Overview

Reactive attachment disorder is a rare but serious condition in which an infant or young child doesn't establish healthy attachments with parents or caregivers. Reactive attachment disorder may develop if the child's basic needs for comfort, affection and nurturing aren't met and loving, caring, stable attachments with others are not established.

With appropriate treatment, children who have reactive attachment disorder may develop more stable and healthy relationships with caregivers and others. Treatments for reactive attachment disorder include learning how to create a stable, nurturing environment and providing positive child and caregiver interactions. Parent or caregiver counseling and education can help.

Symptoms

Reactive attachment disorder usually starts in infancy. There's little research on signs and symptoms of reactive attachment disorder beyond early childhood, and it remains uncertain whether it occurs in children older than 5 years.

Signs and symptoms may include:

  • Unexplained withdrawal, fear, sadness or irritability
  • Sad and listless appearance
  • Not seeking comfort or showing no response when comfort is given
  • Failure to smile
  • Watching others closely but not engaging in social interaction
  • Failure to reach out when picked up
  • No interest in playing peekaboo or other interactive games
  • Behavior problems
  • Failing to seek support or assistance

When to see a doctor

Consider getting an evaluation if your child shows any concerning signs that persist across time. Some signs can occur in children who don't have reactive attachment disorder or who have another disorder, such as autism spectrum disorder. Sometimes young children may display some temporary signs and symptoms, but they tend to be brief, minor or don't cause developmental problems. It's important to have your child evaluated by a pediatric psychiatrist or psychologist who can determine whether behaviors indicate a more serious problem.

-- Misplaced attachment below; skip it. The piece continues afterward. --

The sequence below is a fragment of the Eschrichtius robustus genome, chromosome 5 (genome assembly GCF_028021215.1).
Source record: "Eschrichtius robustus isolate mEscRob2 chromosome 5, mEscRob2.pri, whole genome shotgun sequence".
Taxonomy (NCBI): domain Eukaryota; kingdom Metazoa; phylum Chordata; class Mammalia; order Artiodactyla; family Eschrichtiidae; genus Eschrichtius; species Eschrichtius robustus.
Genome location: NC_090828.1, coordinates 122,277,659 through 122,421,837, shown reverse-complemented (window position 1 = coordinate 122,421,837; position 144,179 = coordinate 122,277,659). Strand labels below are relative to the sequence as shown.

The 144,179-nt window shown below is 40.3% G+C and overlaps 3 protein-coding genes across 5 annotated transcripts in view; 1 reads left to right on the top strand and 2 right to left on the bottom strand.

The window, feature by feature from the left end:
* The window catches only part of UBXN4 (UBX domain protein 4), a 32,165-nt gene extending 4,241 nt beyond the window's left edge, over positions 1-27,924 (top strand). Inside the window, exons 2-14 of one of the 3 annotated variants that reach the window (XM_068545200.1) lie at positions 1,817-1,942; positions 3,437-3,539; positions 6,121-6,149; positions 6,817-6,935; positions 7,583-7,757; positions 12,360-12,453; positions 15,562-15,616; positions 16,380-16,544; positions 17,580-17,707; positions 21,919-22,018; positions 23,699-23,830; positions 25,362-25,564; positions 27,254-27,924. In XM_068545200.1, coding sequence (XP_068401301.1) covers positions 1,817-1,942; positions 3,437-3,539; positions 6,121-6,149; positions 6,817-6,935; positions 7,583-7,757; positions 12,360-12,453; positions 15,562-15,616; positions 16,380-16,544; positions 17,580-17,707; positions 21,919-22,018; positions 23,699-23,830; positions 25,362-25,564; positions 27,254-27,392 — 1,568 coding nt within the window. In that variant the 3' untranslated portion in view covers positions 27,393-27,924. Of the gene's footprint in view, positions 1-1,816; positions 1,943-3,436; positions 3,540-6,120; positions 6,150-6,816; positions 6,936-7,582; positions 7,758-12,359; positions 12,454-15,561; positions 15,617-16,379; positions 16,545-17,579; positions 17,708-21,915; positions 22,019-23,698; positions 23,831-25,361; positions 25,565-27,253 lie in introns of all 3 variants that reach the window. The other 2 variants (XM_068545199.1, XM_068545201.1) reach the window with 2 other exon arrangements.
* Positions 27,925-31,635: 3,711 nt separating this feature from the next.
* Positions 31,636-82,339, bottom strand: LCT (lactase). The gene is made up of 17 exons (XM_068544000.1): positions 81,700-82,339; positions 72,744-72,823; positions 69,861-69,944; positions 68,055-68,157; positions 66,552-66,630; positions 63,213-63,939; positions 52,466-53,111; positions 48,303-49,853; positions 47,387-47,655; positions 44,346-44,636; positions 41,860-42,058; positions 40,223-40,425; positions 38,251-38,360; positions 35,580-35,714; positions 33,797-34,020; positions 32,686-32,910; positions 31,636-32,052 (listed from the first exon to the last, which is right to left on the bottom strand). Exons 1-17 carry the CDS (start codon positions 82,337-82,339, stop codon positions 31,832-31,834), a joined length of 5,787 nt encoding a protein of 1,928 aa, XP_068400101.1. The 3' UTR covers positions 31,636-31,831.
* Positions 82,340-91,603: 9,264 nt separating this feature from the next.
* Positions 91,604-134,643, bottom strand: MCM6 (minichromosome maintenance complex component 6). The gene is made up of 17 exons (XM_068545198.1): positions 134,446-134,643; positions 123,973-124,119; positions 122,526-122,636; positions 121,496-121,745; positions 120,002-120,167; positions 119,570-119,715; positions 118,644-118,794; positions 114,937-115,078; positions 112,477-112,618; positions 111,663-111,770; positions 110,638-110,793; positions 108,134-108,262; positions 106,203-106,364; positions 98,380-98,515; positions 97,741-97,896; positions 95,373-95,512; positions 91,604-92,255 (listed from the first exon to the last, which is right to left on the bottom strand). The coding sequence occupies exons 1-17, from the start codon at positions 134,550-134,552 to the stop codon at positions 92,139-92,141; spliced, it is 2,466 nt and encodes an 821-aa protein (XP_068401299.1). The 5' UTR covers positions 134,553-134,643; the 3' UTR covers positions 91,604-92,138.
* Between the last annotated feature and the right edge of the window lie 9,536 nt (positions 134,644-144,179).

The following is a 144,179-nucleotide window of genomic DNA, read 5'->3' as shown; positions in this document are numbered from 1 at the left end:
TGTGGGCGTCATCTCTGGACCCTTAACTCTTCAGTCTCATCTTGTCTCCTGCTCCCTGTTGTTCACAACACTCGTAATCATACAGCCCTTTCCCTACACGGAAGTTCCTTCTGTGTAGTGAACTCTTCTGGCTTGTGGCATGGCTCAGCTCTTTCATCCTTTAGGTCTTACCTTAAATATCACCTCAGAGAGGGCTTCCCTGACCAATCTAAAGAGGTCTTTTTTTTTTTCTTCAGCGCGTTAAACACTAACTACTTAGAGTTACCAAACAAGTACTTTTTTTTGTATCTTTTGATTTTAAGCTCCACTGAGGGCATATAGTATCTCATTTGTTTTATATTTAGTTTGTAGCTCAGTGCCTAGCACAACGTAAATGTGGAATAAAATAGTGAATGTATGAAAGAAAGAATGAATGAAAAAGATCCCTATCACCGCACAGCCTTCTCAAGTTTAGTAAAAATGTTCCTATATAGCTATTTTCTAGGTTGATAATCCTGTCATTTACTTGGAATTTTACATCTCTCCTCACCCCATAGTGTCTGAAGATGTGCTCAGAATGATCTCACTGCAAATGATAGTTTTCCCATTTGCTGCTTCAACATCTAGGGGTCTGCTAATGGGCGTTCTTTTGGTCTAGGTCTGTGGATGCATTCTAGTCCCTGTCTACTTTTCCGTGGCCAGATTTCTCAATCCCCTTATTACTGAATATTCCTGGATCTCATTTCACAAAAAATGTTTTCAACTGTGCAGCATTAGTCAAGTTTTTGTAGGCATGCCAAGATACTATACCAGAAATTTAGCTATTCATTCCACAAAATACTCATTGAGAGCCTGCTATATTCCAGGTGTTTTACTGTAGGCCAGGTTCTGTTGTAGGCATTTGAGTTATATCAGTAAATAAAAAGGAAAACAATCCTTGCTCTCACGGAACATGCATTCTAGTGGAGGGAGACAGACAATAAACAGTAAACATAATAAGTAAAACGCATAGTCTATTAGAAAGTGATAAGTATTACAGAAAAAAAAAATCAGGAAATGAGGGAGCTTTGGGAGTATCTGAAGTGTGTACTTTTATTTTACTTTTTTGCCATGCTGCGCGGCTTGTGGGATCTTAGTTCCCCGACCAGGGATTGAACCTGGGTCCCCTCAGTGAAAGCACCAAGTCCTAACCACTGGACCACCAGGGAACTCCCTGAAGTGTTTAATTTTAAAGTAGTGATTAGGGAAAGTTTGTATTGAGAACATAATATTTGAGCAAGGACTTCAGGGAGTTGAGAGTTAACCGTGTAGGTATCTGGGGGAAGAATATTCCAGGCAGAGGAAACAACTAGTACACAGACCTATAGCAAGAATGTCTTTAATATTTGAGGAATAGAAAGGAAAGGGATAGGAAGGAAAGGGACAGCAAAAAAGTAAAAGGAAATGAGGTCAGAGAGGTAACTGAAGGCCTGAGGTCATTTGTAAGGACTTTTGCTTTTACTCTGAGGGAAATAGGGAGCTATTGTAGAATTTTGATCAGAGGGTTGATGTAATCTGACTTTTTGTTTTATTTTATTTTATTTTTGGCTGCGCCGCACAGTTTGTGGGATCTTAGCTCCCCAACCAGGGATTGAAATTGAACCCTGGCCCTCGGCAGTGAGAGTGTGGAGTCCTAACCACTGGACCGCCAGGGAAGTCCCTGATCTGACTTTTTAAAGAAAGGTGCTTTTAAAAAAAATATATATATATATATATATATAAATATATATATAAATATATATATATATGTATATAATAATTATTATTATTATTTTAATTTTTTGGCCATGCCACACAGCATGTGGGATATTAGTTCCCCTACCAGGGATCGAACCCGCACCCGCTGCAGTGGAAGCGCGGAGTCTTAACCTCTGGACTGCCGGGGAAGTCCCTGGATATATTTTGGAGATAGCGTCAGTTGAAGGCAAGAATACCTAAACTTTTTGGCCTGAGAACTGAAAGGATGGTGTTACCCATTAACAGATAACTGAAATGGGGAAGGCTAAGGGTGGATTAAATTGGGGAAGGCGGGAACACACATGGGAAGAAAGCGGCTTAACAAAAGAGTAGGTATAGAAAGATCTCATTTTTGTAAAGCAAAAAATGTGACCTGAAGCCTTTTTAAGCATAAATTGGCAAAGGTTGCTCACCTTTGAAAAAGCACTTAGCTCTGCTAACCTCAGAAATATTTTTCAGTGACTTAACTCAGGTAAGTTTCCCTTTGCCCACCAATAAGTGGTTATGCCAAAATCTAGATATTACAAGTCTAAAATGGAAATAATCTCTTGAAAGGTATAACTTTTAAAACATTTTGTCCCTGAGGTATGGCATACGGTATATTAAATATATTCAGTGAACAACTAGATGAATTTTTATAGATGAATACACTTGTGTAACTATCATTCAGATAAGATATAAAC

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Causes

To feel safe and develop trust, infants and young children need a stable, caring environment. Their basic emotional and physical needs must be consistently met by caregivers. For instance, when a baby cries, the need for comfort, a meal or a diaper change must be met with a shared emotional exchange that may include eye contact, smiling and caressing.

A child whose needs are ignored or who is met with a lack of emotional response from caregivers does not come to expect care or comfort or form a stable attachment to caregivers.

It's not clear why some babies and children develop reactive attachment disorder and others don't. Various theories about reactive attachment disorder and its causes exist, and more research is needed to develop a better understanding and improve diagnosis and treatment options.

Risk factors

The risk of developing reactive attachment disorder from severe social and emotional neglect or the lack of opportunity to develop stable attachments may increase in children who, for example: